Twice-Daily Subcutaneous Injections vs. Pump Delivery of PTH 1-34 in the Treatment of Children with Severe Congenital Hypoparathyroidism

Program: Abstracts - Orals, Featured Poster Presentations, and Posters
Session: SUN 199-233-Bone Biology
Sunday, June 16, 2013: 1:45 PM-3:45 PM
Expo Halls ABC (Moscone Center)

Poster Board SUN-212
Karen K Winer*1, Kara A. Fulton1, Paul S. Albert1, Debra Nixon-Jones1 and Gordon B Cutler Jr.2
1NIH, Bethesda, MD, 2Consultant, Deltaville, VA
Background and Aims: Hypoparathyroidism remains among the few hormonal insufficiency states not treated by the replacement of its missing hormone. Conventional therapy with vitamin D analogs and calcium supplementation may lead to renal insufficiency or failure due to progressive nephrocalcinosis.  This is especially true for congenital hypoparathyroidism due to an activating mutation in the calcium sensing receptor (CaR), in which hypercalciuria may occur even when serum calcium levels are low normal or below the normal range. Furthermore, patients with autoimmune polyglandular syndrome type 1 (APS-1) may not respond to conventional therapy due to chronic malabsorption.                        

Methods: This randomized, controlled crossover study was composed of two 3-month study periods each consisting of a 1-week inpatient and 3-month outpatient phase. 12 children/adolescents with hypoparathyroidism (7-20 yo; 5 males) with APS-1(n=5) or CaR (n=7) were studied.  Each patient was randomly assigned to receive synthetic PTH 1-34 either by pump or twice-daily injection delivery during the initial treatment arm and crossed over to the opposite treatment arm at 3 months. At the end of each 3-month study period, serum and 24-h urine mineral levels and bone turnover markers were measured daily for 3 days during an inpatient evaluation. Serial (every 2 h) blood and urine (every 4 h) were obtained on the 4thday of each admission.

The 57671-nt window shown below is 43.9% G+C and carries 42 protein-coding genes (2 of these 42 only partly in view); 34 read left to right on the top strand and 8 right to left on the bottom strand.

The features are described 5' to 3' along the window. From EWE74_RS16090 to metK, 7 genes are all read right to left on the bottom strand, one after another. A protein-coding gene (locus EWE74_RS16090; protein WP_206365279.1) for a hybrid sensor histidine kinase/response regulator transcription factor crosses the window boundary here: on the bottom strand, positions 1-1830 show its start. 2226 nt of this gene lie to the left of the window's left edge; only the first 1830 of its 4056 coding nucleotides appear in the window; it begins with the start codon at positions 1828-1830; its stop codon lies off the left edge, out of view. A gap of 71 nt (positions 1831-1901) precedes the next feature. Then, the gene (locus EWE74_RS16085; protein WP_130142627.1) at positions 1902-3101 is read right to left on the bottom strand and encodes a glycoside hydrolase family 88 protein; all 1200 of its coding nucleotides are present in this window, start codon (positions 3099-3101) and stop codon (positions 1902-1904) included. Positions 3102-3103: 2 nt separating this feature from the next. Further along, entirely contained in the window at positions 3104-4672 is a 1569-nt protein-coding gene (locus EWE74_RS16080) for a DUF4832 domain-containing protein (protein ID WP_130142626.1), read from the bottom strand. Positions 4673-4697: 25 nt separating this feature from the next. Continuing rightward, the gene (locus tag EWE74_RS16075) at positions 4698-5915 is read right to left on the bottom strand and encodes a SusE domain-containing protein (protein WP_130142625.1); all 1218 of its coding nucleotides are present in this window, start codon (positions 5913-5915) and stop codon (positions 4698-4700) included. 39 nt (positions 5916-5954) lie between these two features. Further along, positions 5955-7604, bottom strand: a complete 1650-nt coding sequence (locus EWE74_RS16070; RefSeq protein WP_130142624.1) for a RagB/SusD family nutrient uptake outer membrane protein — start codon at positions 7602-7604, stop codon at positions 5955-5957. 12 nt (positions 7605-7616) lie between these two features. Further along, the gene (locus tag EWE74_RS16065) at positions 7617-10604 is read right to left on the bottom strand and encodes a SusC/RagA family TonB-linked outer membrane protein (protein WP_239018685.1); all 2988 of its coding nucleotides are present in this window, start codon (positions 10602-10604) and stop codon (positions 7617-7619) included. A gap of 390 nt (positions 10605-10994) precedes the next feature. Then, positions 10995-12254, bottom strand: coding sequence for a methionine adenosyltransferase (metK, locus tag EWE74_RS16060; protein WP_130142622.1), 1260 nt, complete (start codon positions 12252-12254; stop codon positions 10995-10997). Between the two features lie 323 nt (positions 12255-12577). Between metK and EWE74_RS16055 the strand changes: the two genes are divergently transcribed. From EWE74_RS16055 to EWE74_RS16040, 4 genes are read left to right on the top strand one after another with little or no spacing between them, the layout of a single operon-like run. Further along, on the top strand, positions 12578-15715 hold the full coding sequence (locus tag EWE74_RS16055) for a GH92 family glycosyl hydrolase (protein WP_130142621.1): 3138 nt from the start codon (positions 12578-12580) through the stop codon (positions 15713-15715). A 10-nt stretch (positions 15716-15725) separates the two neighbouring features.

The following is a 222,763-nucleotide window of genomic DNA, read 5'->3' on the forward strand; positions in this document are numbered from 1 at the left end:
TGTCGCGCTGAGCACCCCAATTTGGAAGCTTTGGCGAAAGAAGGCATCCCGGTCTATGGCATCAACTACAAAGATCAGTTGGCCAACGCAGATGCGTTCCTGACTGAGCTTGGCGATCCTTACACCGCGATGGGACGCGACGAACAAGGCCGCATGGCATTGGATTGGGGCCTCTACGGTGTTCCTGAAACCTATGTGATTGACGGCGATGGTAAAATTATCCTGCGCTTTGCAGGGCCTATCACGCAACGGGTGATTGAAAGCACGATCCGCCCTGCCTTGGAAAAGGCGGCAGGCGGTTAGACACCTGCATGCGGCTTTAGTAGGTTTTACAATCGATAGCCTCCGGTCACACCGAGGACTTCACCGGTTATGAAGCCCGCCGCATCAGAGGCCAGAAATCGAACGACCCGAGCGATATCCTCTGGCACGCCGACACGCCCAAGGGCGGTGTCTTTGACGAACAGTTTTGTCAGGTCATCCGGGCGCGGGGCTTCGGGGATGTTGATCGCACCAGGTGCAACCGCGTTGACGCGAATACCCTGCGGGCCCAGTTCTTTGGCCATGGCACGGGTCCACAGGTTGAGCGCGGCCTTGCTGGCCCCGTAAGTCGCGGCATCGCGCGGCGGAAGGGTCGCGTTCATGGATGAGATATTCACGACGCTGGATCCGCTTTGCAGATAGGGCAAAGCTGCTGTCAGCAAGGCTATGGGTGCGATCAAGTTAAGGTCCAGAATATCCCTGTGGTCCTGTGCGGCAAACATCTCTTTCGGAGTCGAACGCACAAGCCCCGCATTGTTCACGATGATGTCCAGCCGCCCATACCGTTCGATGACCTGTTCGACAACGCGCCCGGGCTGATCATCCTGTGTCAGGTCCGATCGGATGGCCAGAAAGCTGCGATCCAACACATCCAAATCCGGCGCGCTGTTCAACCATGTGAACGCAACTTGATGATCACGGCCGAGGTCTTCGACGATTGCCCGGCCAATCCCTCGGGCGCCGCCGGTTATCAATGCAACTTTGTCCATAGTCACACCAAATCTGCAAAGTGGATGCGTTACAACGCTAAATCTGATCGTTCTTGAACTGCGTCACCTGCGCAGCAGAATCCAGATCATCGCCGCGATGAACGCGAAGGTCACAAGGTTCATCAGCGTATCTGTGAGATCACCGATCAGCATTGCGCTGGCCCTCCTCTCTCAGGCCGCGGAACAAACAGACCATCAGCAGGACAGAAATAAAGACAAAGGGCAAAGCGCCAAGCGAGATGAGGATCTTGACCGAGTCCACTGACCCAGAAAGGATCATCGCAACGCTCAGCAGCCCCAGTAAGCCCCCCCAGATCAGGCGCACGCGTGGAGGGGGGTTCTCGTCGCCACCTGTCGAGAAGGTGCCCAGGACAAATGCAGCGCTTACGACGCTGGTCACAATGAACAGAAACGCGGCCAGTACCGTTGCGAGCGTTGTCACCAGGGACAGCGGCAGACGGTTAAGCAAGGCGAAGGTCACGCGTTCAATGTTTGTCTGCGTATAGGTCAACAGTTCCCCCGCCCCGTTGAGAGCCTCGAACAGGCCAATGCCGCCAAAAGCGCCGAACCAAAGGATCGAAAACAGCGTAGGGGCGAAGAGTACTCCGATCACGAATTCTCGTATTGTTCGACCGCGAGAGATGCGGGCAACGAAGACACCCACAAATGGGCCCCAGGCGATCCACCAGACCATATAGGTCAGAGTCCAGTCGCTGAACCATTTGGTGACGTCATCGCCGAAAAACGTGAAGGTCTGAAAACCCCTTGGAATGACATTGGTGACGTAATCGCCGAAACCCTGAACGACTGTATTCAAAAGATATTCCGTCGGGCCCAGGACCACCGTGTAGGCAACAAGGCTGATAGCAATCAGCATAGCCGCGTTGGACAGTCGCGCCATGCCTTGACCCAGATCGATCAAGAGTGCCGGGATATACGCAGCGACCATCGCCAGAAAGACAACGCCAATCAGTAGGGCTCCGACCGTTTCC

Results: PTH 1-34 delivered by an insulin pump resulted in simultaneous normalization of blood (Ca=2.02 mmol/L [N: 2.05-2.5]) and urine calcium (5.17 mmol/24h/1.73 m2body surface area; [N: 1.25-7.5]) levels and markers of bone turnover. Twice-daily injections produced lower mean serum Ca (1.88 mmol/L ; P<0.02 injections vs. pump) and higher mean urine calcium (6.67 mmol/24h).  The mean daily PTH dose was 0.85 mcg/kg body weight for the injection arm and 0.32 mcg/kg for the pump arm(P<0.01, injections vs. pump).  Markers of bone turnover were within the normal range during pump delivery, but were above the normal range, and significantly higher, during twice-daily injection delivery.  Serial testing during twice-daily injections revealed a biphasic diurnal pattern for serum and urine calcium and magnesium, and for urine cyclic AMP excretion, compared to minimal fluctuation during pump delivery.

Conclusions: PTH replacement therapy is more physiologic when delivered by an insulin pump than by twice-daily injection.  Pump delivery simultaneously normalized bone turnover markers and urine and serum mineral levels, whereas twice-daily injection delivery did not, either in this study or in previous studies of patients with congenital hypoparathyroidism due to CaR and APS-1. The improved metabolic control with pump delivery was achieved at a fraction of the daily PTH dose needed for twice-daily injection delivery.

Disclosure: GBC Jr.: , Eli Lilly & Company, , Eli Lilly & Company. Nothing to Disclose: KKW, KAF, PSA, DN

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